Four Reasons Why Rolling Stone’s Cover Is Upsetting

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Objections to Rolling Stone’s article about Dzhokhar Tsarnaev have ranged from the fact that the coverage humanizes Tsarnaev to the choice of photo to the fact that Rolling Stone usually, though not always, puts a celebrity on its cover. Here, four compelling arguments from those who have voiced disapproval:

1. In a July 17 letter to Rolling Stone’s publisher, Boston Mayor Thomas Menino wrote,

Your August 3 cover rewards a terrorist with celebrity treatment. It is ill conceived, at best, and reaffirms a terrible message that destruction gains fame for killers and their “causes”… To respond to you in anger is to feed into your obvious marketing strategy. So, I write to you instead to put the focus on where you could have: on the brave and strong survivors and on the thousands of people — their family and friends, volunteers, first responders, doctors, nurses and donors — who have come to their side. Among those we lost, those who survived, and those who help carry them forward, there are artists and musicians and dancers and writers. They have dreams and plans. They struggle and strive. The survivors of the Boston attacks deserve Rolling Stone cover stories, though I no longer feel that Rolling Stone deserves them.

2. Also on July 17, Katlyn Townsend, a friend of Jeffrey Bauman, who lost both legs in the Boston bombing, posted an open letter on Facebook:

I have seen firsthand the physical and emotional devastation left in the wake of the marathon bombings. The people of Boston have lost so much. We have lost family and friends. We have lost limbs and suffered life-altering injuries. We have forever lost our sense of security. We lost an 8-year-old child. All at the hands of your cover boy. While I respect and support the media’s right to freedom of speech, I do not condone your blatant abuse of that right to sell magazines. Your use of a provocative, borderline sympathetic image and headline of someone who has caused so much pain to our country is appalling, insensitive and disgusting. This person does not deserve to have his name mentioned publicly, let alone be featured on the cover of a magazine.

3. On July 18, Ty Burr of the Boston Globe wrote:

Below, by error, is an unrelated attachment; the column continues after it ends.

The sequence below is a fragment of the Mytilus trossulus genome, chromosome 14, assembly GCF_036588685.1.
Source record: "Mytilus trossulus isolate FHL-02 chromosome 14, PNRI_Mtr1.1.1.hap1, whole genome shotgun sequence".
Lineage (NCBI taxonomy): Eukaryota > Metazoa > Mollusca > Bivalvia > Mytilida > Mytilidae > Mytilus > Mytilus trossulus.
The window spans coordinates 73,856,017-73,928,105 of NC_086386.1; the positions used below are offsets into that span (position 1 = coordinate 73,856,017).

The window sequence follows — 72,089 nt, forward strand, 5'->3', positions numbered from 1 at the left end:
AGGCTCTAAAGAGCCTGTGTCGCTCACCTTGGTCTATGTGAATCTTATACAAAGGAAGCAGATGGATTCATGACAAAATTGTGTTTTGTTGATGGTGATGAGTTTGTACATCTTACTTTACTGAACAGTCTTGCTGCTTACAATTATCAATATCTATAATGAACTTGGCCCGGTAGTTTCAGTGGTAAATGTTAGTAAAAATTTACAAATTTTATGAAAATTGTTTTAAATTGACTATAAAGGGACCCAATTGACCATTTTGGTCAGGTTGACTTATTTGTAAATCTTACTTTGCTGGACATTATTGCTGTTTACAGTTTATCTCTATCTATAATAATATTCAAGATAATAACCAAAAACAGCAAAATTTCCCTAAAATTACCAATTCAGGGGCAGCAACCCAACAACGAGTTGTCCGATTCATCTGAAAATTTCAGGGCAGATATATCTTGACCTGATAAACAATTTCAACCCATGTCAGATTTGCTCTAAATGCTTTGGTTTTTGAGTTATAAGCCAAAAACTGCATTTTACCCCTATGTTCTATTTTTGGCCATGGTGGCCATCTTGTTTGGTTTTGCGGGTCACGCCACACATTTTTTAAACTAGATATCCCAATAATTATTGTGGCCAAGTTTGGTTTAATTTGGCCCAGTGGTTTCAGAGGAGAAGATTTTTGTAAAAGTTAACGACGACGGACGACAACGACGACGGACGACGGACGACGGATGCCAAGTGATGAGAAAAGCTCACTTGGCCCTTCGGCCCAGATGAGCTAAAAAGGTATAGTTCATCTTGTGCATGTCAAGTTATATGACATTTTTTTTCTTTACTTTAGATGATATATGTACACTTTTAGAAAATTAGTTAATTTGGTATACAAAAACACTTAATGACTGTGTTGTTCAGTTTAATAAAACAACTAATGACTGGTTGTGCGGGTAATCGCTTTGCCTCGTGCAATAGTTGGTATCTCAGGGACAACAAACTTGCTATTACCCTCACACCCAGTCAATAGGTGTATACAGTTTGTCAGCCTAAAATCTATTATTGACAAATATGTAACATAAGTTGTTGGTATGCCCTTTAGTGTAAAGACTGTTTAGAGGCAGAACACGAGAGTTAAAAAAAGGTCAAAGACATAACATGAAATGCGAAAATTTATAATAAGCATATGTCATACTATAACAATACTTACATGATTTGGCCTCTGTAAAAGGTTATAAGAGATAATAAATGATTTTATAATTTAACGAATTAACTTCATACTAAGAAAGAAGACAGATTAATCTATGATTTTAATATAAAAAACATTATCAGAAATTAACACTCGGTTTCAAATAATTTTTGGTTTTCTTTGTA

There are many, many ways Rolling Stone magazine could have put Dzhokhar Tsarnaev on its cover ... Rolling Stone went with a selfie. That, in itself, says everything — most of it ill advised … The selfie is our modern mirror. It’s less a way of looking out at the world than reminding ourselves that the world is looking at us, even when it isn’t. When you take a selfie, you are imagining yourself as how you’d like to be — as who you’d like to be. You are engaging in persona management: the creation of a cuter, cooler, more glamorous you. There’s a reason that adolescents take selfies at the rate of about 100 per minute. They’re trying on masks. And the ones they release to the world are the masks they want us to see.

In Tsarnaev’s selfie, he stares just off the camera’s eye-line with an opaque but calm expression. A tangle of hair falls over one eye; it’s very possible he worked for a minute or two to get that lock just so. The faintest ghost of a smile hovers around the corners of his mouth. He’s slumped against a white wall, wearing a white Armani Exchange T-shirt whose letters cluster like artful scribbles. He is the picture, literally, of a relaxed, sincere, slightly mysterious young dude … By putting this Tsarnaev on the cover, Rolling Stone at best plays with and at worst buys into the accused’s own manufactured image, casual but potent, speaking in a language we all understand.

4. Richard Donahue, the MBTA officer shot in a standoff with the Tsarnaev brothers, told NBC:

I realize the importance of journalism in covering this person’s story, but to see the face portrayed in that way will deeply impact the victims who were affected the most by what happened in April … The objection is the photos. I read the story myself last night … Covering the story is all well and good, it should be talked about, but they could have picked a better cover that’s not going to be as sensational and offensive to many people.

In response to the outcry, Rolling Stone has posted this editor’s note: